The Two Faces of Dr. Jekyll (1960),  Scream of Fear (1961), and The Gorgon (1964) all feature strong supporting turns by Lee.  Here's my 2009 review of all three.

Dracula, Prince of Darkness (1966):  Lee's second go around as Bram Stoker's undead Count.  Available in this collection from us. 

Count Dracula (1970; available on Hoopla): Lee teamed up with Spanish cult film director Jesus Franco and co-stars Herbert Lom and Klaus  Kinski in what was supposed to be a more faithful adaptation of Stoker's character.  Despite poor staging and an obvious low budget, Lee rises above the mess. 

Lee (dubbed by another actor!) had played  Sherlock Holmes in the German made Sherlock Holmes and the Deadly Necklace (1962) but that film is currently unavailable.  However, Lee returned to the Holmes universe as the detective's brother, Mycroft, in director Billy Wilder's The Private Life of Sherlock Holmes (1970; available on Hoopla), an affectionate take on the title character. 

Horror Express (1972);  Lee in a rare and solid turn as a heroic lead alongside Cushing.  The film's not bad either.

The Man with the Golden Gun (1974): Lee's title assassin goes after James Bond 007 (Roger Moore).  Some good moments -the two stars are fine-, but the emphasis on comedy over suspense hurts the film.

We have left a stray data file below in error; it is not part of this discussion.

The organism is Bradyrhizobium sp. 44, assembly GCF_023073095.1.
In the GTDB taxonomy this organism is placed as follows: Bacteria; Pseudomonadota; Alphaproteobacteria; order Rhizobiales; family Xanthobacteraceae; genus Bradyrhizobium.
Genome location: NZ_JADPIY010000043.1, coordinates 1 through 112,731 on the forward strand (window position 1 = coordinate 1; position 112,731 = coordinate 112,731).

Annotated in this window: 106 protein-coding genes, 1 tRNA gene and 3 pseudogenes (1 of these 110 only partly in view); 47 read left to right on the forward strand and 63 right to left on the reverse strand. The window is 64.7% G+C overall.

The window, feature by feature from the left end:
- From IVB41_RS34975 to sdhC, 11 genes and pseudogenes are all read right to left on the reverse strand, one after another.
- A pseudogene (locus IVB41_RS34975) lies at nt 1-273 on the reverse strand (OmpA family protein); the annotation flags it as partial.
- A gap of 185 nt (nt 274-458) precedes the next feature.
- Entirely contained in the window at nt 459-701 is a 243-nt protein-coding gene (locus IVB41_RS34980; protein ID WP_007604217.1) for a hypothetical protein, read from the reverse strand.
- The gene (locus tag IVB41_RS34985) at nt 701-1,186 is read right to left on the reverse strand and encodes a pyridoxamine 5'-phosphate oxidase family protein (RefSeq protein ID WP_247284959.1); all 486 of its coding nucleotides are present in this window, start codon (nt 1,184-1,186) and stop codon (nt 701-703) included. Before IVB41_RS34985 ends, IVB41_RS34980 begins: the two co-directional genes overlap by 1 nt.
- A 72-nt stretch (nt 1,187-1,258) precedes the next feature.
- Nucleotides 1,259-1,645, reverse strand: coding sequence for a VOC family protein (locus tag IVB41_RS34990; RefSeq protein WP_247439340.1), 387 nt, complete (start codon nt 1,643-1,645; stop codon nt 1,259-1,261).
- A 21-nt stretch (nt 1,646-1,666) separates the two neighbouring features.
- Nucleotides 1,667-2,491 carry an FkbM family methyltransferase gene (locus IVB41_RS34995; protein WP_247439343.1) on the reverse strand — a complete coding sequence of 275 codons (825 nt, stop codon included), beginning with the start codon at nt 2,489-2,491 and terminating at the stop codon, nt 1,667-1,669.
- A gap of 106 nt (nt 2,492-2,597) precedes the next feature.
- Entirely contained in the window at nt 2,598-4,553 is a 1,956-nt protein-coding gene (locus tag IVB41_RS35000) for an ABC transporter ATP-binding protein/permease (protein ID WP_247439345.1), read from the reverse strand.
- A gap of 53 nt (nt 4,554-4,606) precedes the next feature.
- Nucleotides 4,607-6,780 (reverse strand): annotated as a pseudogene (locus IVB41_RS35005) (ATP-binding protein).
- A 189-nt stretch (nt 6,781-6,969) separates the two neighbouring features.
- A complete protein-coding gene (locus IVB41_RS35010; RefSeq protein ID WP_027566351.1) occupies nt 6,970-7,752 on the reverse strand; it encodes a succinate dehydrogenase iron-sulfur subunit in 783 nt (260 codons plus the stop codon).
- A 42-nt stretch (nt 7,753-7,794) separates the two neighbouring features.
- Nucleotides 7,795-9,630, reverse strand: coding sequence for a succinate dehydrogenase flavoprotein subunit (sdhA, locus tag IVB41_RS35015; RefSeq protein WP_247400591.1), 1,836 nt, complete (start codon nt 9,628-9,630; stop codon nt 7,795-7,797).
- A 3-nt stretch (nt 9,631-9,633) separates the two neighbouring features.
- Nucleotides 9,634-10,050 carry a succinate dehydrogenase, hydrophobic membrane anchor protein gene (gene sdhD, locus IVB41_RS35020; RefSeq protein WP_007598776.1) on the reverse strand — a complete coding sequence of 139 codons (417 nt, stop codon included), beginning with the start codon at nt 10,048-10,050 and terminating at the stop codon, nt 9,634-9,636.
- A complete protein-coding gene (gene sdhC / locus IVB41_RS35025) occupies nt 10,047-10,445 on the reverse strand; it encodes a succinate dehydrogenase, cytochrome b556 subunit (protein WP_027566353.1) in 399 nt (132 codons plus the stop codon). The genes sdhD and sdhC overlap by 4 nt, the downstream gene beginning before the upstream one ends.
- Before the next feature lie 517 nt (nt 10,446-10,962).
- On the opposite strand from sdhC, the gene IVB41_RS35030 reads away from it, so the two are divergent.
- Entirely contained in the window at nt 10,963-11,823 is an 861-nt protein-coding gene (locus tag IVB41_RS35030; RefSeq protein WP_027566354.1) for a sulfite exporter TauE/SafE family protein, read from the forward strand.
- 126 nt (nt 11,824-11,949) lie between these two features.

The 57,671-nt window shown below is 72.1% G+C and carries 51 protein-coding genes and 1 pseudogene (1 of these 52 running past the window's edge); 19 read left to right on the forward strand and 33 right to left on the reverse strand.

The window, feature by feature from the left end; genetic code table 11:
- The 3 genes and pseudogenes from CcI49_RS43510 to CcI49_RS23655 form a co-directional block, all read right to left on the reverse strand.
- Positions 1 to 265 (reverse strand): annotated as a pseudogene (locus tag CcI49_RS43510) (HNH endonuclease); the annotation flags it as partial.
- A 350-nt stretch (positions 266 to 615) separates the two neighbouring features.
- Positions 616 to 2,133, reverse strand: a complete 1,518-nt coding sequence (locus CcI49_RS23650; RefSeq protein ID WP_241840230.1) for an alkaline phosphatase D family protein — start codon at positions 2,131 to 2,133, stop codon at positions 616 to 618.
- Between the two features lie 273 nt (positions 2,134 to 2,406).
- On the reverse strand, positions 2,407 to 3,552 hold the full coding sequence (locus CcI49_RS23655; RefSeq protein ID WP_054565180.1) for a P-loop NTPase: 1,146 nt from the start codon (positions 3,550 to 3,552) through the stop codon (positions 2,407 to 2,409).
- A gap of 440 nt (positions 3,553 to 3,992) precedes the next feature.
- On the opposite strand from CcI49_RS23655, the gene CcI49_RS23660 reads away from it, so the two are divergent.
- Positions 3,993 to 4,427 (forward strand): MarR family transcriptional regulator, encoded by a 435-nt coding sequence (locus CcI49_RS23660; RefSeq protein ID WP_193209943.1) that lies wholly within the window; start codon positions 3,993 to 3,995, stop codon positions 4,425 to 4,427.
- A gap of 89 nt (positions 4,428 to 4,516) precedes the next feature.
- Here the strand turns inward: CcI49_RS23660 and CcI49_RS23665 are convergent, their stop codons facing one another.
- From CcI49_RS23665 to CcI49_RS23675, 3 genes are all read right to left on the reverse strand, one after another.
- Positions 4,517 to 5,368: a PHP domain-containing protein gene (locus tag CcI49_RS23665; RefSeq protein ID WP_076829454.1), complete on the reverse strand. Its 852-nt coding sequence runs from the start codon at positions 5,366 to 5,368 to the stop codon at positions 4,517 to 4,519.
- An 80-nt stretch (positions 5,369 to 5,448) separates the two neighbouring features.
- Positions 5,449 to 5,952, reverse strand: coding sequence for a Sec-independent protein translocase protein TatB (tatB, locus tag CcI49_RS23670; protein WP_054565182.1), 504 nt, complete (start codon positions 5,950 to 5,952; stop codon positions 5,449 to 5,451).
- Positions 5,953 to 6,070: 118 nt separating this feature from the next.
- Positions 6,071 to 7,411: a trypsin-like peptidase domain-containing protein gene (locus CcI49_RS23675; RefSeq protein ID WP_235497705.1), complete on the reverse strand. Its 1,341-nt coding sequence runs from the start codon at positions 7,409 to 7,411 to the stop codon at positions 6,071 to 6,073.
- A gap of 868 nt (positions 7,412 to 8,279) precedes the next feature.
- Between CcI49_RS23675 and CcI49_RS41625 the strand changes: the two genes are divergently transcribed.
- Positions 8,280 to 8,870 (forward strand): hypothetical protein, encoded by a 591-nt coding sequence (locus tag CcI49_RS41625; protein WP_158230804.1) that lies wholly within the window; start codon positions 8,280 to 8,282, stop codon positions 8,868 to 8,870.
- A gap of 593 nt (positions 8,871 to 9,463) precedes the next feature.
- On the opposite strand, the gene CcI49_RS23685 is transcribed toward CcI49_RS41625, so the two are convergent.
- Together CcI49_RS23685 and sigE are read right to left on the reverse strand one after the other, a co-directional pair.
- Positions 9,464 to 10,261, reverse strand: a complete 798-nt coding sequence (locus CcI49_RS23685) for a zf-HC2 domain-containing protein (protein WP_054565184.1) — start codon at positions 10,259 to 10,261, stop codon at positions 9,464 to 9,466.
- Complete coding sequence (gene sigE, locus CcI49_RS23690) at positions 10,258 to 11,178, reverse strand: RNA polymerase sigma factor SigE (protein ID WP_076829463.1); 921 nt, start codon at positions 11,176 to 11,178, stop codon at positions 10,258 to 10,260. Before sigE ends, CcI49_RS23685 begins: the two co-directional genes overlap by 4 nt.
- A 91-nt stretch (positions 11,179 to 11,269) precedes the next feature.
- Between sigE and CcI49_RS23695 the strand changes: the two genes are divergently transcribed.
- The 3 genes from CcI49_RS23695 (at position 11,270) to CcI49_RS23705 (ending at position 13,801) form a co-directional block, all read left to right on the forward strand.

These films, and others starring Lee, can be found on the library's online catalogue here.  And if you want us to get more of his films, go here

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On Thursday, June 11, at 6:30 PM in the second floor meeting room, Greenwich Library Cult Films will present Mad Max (1979) starring Mel Gibson.  The first film in the series that recently released a new installment (Mad Max: Fury Road), this is a powerful thriller set in a post-apocalyptic future where civilization has broken down and wild gangs roam Australia's highways. 

Directed in a sweeping, exciting style by George Miller (Babe), Mad Max is part biker film, part Dirty  Harry cop picture and part horror thriller.  Below is the original US trailer (with dubbed in American voices) for the film:

Mad Max is in color, runs 90 minutes and is rated R. 

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Greenwich Library Cult Films presents the 1965 James Bond 007 thriller (the fourth in the series) Thunderball on Thursday May 14 beginning at 6:30pmin the second floor meeting room.  The film is in color, runs 130 minutes, and is rated PG.

The plot:  SPECTRE has stolen two atomic bombs from a NATO jet and is holding the world hostage.  Bond (Sean Connery) suspects that there's a link between  a man he saw in a medical clinic who looked liked one of the NATO pilots and the pilot's sister Domino (Claudine Auger), who just happens to be vacationing in Nassau. With her guardian Emilio Largo (Adolfo Celi), who just happens to be SPECTRE's second in command...

Lots of fun action sequences in this one!  Plus a lot of it takes place underwater.  (SPECTRE has hidden the bombs underwater, see...) And some terrific gadgets as well.

Connery and the supporting cast (some of whom are dubbed) give polished performances under Terrence Young's taut direction.  Check out Thunderball for yourself this Thursday!

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We'll be showing the 1965 James Bond thriller Thunderball in the second floor meeting room on May 14th beginning at 6:30 pm.  This will be part of our continuing Cult Films program.  Watch for future posts on this upcoming event.